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Obstacle racing, or OCR, is what some like to call the “21st Century fun run”, appealing to everyone from elite athletes to bucket-listers. They’re meant to be fun, but like anything, you’ll tend to enjoy it more if you’re better prepared and able to do well.
People come to OCR from a variety of sporting backgrounds – and succeed. Some of the best OCR athletes have been wrestlers, adventure racers, triathletes, Cross fit athletes, and even ex-kayak/surf ski paddlers, thanks to their strong aerobic capacity and their above-average upper body strength. The terrain and the obstacles in OCR and mud runs break up the rhythm of the elite runner so it’s not all in their favor, plus elite runners are often challenged by the strength component required for some obstacles.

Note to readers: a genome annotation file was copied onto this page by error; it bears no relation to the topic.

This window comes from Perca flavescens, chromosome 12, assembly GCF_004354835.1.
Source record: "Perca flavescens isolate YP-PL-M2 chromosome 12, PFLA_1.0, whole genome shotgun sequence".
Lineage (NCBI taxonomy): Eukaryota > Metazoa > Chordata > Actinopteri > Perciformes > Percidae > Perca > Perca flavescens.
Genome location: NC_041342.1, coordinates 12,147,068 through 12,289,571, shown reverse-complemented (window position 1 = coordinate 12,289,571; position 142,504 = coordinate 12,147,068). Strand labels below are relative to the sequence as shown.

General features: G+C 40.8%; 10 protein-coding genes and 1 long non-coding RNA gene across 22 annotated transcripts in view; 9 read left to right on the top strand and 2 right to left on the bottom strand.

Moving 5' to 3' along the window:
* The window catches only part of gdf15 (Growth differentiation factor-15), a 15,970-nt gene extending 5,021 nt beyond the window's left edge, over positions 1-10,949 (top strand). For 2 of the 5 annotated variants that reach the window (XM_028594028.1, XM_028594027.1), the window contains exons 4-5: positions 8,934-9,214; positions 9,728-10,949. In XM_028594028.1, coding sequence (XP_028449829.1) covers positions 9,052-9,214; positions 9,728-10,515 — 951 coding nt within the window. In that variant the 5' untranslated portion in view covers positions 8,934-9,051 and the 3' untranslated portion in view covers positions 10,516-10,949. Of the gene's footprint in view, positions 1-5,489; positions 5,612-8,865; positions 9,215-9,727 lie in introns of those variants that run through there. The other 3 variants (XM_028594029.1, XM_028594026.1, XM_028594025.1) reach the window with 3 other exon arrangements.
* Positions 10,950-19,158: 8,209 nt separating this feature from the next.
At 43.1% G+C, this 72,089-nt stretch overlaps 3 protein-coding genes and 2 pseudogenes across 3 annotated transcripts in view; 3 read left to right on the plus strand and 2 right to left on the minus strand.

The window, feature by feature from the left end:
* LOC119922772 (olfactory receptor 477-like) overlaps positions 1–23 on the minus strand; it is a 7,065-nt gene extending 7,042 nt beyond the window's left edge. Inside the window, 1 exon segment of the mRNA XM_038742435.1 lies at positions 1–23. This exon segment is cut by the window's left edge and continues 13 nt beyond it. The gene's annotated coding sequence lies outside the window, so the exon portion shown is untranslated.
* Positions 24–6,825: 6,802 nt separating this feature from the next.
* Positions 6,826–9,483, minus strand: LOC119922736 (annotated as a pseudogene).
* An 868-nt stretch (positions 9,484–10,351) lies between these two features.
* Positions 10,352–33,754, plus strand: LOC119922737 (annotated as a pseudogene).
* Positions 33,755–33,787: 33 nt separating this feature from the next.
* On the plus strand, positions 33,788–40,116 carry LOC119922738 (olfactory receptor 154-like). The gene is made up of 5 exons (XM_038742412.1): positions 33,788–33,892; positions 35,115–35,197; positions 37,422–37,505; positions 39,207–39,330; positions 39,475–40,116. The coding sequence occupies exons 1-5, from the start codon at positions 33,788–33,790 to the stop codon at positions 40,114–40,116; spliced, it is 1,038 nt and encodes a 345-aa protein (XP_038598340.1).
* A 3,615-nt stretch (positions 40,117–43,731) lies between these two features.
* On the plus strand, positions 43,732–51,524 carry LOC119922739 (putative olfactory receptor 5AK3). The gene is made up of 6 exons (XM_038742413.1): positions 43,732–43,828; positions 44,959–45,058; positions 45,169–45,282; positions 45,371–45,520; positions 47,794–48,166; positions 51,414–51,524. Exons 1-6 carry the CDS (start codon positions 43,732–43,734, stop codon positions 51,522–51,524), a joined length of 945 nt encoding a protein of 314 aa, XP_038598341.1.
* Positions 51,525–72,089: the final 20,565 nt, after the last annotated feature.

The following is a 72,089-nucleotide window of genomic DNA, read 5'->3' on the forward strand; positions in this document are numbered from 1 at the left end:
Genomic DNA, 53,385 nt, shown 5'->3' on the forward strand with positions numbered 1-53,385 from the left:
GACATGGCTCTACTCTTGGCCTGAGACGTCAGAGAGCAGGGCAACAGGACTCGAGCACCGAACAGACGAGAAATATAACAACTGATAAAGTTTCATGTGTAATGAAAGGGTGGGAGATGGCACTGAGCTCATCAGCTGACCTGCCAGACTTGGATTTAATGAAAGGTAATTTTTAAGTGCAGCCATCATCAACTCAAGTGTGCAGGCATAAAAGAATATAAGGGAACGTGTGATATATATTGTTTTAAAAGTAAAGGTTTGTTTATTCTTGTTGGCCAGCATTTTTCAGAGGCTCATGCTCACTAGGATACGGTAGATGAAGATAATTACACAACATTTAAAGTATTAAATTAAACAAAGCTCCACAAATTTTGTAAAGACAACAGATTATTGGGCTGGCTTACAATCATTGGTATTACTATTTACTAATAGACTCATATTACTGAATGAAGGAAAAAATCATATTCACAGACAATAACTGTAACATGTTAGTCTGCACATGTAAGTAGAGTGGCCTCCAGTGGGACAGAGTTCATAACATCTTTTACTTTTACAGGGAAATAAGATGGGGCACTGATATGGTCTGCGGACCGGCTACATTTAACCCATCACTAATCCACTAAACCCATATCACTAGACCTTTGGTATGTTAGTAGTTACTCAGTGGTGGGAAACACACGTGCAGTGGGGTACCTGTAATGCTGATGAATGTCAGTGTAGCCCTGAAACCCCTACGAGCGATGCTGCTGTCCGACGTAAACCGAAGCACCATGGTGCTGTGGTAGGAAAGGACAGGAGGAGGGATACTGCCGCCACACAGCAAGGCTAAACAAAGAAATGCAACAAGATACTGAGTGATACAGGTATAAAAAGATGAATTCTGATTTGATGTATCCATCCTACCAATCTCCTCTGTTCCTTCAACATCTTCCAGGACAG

There’s an event for just about everyone. The big three among the national series of events are Warrior Dash, Tough Mudder and Spartan Race. At one extreme, Tough Mudder has obstacles that are more like a Jackass-style torture than an athletic challenge – submerging in chilly water, crawling in mud through narrow tubes, dashing through electric shock wires – and they don’t time competitors. The emphasis is on teamwork (your “team” is every other participant!).
Warrior Dash has a similar sense of fun, with fuzzy Viking helmets and costumes, beginner-friendly courses, prizes for best beard, mud and water to slosh through and the odd leap over fire. However, it still attracts serious athletes looking to mix things up a little.
At the other end of the scale, Spartan is serious competition with chip-timed races. Events can extend up to “expedition” length and raw strength is an important factor – the 2014 Spartan World Championships had possibly the heaviest carry yet seen in OCR – a 120-lb dead ball for men and 77-lb for women, carried on the shoulder.